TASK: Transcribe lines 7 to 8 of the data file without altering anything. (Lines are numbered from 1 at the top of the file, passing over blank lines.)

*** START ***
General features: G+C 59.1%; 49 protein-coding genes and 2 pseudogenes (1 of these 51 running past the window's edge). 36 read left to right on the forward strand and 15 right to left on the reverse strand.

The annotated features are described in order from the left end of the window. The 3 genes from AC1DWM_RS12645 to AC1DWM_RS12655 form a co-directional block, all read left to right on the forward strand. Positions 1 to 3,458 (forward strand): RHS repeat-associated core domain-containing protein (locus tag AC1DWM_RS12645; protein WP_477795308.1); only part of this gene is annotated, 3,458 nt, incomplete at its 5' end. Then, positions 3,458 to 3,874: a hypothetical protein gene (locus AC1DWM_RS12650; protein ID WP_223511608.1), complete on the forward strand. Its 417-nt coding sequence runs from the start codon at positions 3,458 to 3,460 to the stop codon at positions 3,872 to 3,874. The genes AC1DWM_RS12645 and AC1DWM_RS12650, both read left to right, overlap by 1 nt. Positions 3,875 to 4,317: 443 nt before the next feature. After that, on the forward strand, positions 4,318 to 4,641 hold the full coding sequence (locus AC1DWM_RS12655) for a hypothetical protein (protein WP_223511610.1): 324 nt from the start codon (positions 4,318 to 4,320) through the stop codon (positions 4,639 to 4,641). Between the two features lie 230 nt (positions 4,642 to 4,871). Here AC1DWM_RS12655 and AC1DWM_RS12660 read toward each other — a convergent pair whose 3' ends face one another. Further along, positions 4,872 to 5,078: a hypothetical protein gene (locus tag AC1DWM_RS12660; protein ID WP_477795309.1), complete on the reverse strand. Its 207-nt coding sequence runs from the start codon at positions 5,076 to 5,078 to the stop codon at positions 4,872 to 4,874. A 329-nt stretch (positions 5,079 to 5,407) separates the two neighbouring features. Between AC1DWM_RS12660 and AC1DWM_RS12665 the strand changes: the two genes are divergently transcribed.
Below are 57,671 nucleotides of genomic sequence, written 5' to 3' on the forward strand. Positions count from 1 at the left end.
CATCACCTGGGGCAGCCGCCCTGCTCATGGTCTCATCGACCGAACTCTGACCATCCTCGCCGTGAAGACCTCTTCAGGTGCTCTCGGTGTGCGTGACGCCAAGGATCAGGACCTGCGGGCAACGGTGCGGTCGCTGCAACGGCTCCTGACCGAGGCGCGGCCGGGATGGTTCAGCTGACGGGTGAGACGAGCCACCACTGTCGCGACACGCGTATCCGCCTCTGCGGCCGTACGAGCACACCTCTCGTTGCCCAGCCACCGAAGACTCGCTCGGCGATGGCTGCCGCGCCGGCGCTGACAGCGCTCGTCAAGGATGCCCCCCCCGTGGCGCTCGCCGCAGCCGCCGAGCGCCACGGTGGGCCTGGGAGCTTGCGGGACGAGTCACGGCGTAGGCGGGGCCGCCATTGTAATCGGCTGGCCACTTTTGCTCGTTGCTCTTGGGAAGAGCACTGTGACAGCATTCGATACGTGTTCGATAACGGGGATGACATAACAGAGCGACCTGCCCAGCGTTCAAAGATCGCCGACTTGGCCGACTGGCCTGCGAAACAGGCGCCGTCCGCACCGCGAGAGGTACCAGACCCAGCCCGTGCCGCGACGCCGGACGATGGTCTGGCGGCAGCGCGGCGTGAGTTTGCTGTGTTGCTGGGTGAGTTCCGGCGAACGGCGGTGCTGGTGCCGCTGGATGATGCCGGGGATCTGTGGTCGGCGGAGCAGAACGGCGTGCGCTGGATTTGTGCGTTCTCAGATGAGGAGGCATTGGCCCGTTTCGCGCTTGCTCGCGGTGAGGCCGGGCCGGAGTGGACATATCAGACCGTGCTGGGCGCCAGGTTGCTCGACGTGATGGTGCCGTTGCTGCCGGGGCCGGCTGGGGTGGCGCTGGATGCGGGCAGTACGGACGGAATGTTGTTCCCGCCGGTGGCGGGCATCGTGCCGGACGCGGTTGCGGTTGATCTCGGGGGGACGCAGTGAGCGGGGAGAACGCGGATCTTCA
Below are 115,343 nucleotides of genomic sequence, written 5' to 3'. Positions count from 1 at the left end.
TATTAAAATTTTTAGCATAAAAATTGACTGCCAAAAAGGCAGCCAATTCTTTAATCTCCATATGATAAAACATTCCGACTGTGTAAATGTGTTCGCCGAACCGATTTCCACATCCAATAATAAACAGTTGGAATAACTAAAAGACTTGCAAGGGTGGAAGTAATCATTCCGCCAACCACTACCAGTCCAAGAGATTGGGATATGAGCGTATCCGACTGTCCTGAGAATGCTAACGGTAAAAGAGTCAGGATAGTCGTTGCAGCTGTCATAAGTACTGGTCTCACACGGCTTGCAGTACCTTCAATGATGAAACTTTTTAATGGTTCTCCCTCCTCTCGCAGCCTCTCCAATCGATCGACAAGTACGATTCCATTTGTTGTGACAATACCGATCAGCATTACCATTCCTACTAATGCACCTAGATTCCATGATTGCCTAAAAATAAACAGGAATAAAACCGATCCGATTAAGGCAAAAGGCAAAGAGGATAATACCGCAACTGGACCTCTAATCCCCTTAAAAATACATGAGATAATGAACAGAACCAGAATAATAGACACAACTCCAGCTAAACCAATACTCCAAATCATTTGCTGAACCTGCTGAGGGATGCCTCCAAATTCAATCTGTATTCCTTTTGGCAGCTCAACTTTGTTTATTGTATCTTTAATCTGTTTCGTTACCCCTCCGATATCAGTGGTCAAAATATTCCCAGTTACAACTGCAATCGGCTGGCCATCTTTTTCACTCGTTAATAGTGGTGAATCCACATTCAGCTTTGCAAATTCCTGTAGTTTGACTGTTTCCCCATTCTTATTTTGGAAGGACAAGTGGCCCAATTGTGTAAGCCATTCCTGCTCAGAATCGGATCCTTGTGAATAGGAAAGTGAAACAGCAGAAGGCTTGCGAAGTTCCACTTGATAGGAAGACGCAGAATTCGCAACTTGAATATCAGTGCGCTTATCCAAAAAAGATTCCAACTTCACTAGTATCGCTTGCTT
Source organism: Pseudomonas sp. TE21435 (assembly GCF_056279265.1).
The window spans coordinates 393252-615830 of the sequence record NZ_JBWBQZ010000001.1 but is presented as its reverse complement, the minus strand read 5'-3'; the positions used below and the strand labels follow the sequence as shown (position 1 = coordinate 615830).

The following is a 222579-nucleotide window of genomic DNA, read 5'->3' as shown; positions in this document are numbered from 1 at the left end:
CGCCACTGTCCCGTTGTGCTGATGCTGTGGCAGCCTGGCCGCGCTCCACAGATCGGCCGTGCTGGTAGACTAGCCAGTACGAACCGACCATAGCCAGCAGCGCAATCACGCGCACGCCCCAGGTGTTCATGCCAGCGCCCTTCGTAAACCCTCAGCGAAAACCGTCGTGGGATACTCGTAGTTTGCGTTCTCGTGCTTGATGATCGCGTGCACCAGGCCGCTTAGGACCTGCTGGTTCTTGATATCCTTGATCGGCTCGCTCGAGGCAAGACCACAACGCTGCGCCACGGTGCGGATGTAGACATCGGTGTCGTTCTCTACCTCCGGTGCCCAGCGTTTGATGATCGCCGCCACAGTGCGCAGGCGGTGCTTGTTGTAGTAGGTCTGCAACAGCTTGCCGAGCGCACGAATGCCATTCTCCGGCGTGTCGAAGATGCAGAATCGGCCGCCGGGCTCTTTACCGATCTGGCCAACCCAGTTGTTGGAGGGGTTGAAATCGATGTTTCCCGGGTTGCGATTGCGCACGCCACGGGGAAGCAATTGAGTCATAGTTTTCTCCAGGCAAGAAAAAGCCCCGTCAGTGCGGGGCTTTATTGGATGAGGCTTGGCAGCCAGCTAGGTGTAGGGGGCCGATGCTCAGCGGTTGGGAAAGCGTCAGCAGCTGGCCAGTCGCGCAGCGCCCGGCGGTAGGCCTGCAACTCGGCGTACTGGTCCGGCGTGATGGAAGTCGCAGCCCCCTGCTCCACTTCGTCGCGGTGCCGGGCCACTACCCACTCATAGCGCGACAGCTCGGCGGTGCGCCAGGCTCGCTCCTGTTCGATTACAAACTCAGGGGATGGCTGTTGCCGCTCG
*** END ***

Source organism: Pseudomonas sp. TE21435 (assembly GCF_056279265.1).
The window spans coordinates 393252-615830 of the sequence record NZ_JBWBQZ010000001.1 but is presented as its reverse complement, the minus strand read 5'-3'; the positions used below and the strand labels follow the sequence as shown (position 1 = coordinate 615830).